U.S. State Department warns about counterfeit pills in Mexico
The exterior of the State Department on March 14 in Washington, D.C. Photo: Nathan Posner/Anadolu Agency via Getty Images
The State Department has issued a health alert about the possibility of counterfeit pills at pharmacies in Mexico, including some containing fentanyl and methamphetamine.
Driving the news: "Exercise caution when purchasing medication in Mexico," the State Department travel alert, which was posted Friday, said.
- "Counterfeit pills are readily advertised on social media and can be purchased at small, non-chain pharmacies in Mexico along the border and in tourist areas," the alert said.
The big picture: The State Department has "do not travel" alerts in place for six Mexican states and "reconsider travel" recommendations for seven others.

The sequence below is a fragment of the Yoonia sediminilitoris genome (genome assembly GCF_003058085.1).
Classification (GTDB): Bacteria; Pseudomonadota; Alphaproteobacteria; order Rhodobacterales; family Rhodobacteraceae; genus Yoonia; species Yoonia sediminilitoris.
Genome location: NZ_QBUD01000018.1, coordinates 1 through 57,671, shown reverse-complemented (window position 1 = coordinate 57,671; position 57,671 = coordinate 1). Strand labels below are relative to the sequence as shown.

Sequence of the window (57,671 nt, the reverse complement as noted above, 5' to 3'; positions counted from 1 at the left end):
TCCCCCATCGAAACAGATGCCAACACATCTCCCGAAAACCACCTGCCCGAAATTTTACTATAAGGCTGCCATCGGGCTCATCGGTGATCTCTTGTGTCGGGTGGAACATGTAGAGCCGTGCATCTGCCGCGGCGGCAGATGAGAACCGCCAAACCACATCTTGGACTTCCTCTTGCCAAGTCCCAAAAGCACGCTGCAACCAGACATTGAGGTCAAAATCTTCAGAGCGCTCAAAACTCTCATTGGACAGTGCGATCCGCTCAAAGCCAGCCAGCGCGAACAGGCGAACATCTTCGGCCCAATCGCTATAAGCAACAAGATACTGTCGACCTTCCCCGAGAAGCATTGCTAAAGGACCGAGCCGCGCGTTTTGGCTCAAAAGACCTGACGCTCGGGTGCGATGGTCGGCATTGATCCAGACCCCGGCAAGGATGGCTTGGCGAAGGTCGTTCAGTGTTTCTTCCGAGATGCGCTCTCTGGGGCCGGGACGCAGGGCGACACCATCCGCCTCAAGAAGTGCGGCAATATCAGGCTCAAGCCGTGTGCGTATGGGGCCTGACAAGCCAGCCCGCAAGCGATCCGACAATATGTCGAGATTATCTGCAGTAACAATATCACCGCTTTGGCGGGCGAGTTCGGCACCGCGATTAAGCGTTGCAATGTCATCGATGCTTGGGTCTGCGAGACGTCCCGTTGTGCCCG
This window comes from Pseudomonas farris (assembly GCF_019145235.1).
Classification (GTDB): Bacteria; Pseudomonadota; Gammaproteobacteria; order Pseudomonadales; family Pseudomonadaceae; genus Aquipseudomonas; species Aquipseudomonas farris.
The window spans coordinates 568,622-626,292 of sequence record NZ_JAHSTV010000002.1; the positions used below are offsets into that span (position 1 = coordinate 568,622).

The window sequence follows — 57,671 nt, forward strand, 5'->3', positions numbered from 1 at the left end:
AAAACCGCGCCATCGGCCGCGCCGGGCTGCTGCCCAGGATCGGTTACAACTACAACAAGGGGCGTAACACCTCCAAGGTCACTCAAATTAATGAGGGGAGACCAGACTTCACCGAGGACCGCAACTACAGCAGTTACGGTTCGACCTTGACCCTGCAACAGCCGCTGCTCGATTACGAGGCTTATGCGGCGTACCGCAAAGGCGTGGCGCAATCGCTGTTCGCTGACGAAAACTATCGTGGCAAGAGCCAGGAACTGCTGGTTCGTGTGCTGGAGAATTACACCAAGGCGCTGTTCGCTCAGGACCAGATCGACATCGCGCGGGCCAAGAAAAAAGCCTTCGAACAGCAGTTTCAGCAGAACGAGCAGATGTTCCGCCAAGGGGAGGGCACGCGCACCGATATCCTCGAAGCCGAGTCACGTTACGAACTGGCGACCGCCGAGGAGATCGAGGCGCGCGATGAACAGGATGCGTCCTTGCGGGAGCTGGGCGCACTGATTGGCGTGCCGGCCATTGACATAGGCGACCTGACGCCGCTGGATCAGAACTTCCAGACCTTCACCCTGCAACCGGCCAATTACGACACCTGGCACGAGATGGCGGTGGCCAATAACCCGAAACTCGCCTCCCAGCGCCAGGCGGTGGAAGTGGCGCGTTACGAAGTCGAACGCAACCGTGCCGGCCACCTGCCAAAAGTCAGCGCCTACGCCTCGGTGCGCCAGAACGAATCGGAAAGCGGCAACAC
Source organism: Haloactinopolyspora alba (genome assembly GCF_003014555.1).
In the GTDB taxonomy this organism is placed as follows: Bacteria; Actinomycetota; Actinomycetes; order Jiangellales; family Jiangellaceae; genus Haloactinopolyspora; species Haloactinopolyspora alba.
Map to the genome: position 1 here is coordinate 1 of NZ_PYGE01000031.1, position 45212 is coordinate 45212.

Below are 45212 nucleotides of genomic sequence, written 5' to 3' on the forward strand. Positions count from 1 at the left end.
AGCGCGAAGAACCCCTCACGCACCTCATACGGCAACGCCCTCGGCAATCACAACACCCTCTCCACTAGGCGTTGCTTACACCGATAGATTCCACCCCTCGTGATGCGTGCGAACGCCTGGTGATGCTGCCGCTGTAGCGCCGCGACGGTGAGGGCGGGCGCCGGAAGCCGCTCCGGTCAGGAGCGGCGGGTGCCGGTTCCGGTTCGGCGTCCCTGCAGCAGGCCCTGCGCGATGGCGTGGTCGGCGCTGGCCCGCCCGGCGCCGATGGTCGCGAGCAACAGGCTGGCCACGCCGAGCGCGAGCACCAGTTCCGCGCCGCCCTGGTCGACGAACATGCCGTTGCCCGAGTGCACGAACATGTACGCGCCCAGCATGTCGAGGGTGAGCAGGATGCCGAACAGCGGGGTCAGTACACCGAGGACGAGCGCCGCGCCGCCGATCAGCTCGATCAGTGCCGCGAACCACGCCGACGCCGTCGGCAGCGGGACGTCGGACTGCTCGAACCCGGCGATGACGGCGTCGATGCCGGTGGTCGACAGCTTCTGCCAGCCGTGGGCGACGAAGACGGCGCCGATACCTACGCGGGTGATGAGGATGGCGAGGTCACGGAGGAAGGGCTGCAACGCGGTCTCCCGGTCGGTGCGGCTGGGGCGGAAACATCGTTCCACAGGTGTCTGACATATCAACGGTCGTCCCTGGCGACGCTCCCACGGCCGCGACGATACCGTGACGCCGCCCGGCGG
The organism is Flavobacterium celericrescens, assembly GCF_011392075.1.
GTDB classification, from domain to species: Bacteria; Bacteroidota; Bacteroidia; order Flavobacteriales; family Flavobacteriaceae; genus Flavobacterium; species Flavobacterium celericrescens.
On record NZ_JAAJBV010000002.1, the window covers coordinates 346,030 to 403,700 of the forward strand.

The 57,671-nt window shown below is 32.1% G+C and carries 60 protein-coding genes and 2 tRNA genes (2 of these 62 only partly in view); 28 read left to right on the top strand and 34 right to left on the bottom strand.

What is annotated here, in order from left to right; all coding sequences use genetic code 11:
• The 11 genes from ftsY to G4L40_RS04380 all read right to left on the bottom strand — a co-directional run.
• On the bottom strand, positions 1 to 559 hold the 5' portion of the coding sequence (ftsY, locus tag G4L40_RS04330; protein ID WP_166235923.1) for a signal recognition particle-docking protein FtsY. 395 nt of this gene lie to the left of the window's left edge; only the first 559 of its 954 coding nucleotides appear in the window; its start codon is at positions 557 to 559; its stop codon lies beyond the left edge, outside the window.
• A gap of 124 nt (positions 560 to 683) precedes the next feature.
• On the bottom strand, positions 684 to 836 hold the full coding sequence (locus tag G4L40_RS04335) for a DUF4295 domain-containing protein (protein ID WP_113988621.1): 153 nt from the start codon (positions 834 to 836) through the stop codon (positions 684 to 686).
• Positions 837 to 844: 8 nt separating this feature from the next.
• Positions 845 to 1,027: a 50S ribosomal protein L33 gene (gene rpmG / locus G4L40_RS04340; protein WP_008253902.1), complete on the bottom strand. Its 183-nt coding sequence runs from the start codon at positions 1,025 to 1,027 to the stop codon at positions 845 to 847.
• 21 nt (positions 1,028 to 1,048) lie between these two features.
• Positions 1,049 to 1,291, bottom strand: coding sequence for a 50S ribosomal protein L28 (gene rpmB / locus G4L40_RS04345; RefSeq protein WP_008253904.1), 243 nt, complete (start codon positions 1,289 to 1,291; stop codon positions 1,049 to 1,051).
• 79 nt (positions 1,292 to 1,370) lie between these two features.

- The Texas Department of Public Safety issued a warning to residents earlier this month to avoid traveling to Mexico.
- The warning came after four Americans were kidnapped and three other women went missing in February after crossing the border.
Mexico's President Andrés Manuel López Obrador has denounced the travel warnings, Axios' Rebecca Falconer reports.
- "Mexico is safer than the United States," he said at a press conference earlier this month.
Go deeper… Texas authorities urge travelers to avoid Mexico
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